Publication: Eurasia Daily Monitor Volume: 2 Issue: 3

As Viktor Yushchenko prepares for his inauguration as Ukraine’s third president, he knows that Ukraine-Russia relations will be one of the most difficult issues he faces. The Economist (December 29) advised Yushchenko, “to kiss and make up with Russia and Vladimir Putin, who backed Mr. Yanukovych and has thus been humiliated by his defeat.” Such reconciliation will be far easier said than done. Russia is reportedly behind two attempts on Yushchenko’s life, one through poisoning and a second with a bomb. Yushchenko alluded to the latter plot when he said, “Those who wanted to blow myself up did not undertake it, because they came too close and could have blown themselves up” (Ukrayinska pravda, December 16).

While details of the poisoning are better known, evidence of the bomb threat has only just come to light in a documentary on Channel Five, a Ukrainian television station sympathetic to Yushchenko. Details aired in the weekly “Zakryta Zona” (Closed Zone) documentary, under the suitable title “Terrorists” (

During last year’s election campaign a still-unexplained bomb detonated in Kyiv, killing one person and injuring dozens more. The Kuchma government blamed the Ukrainian People’s Party (UNP), a member of Yushchenko’s Our Ukraine bloc, for the attack. Explosives were also planted during searches of the offices of opposition youth groups. The Security Service (SBU) and Interior Ministry (MVS) have now admitted that charges of “terrorism” against the UNP and youth groups were false (Ukrayinska pravda, December 16;, December 23).

According to Channel Five, the real terrorists were the authorities, conspiring with the Russian security services (FSB). It would be naive to believe that Russian President Vladimir Putin was unaware of the plot. An illicitly transcribed telephone conversation, cited at length in the “Zakryta Zona” documentary, between a Ukrainian informant and an FSB officer showed how the Russian authorities were fully aware of the dirty tricks being used by Russian political advisors working for Ukrainian Prime Minister Viktor Yanukovych. The “advisors,” such as Gleb Pavlovsky and Marat Gelman, worked with Yanukovych’s shadow campaign headquarters, headed by Deputy Prime Minister Andriy Kluyev. Presidential administration head and Social Democratic United Party (SDPUo) leader Viktor Medvedchuk served as Gelman and Pavlovsky’s principal contact. The taped conversation reveals that Gelman and Pavlovsky considered assassination to be a legitimate campaign strategy. The FSB officer on the tape specifically discusses the poisoning of Yushchenko.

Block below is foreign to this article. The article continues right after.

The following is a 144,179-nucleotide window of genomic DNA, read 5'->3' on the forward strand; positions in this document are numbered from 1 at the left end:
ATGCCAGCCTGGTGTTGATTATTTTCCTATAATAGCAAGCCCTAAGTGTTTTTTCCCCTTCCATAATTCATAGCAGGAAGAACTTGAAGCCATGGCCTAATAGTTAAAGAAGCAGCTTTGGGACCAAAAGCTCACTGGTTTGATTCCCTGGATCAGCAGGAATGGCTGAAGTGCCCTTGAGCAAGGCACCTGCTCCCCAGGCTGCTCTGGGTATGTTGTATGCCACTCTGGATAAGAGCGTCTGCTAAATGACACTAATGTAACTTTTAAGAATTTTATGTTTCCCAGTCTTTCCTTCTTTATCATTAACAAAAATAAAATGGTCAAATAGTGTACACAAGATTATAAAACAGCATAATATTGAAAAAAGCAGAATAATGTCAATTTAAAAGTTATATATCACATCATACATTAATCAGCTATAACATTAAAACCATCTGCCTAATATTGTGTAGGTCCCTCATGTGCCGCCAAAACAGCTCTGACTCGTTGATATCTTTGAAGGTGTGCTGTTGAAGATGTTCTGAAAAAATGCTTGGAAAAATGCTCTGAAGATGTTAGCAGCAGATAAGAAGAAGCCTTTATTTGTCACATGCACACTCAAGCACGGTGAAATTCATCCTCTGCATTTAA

The bomb attempt may have been conceived after the poison failed to kill Yushchenko before election day. Plans for the bomb attack were discovered when a spetsnaz unit of the State Defense Service (DSO) was sent to investigate a burglar alarm. The alarm went off near one of the three offices used by the Yushchenko campaign. The DSO noticed a car with Russian license plates and asked the two occupants for their documents. After a check of their Russian and Ukrainian passports revealed them to be false, a search of the car’s trunk found three kilos of plastic explosives, enough to destroy everything within a 500-meter radius.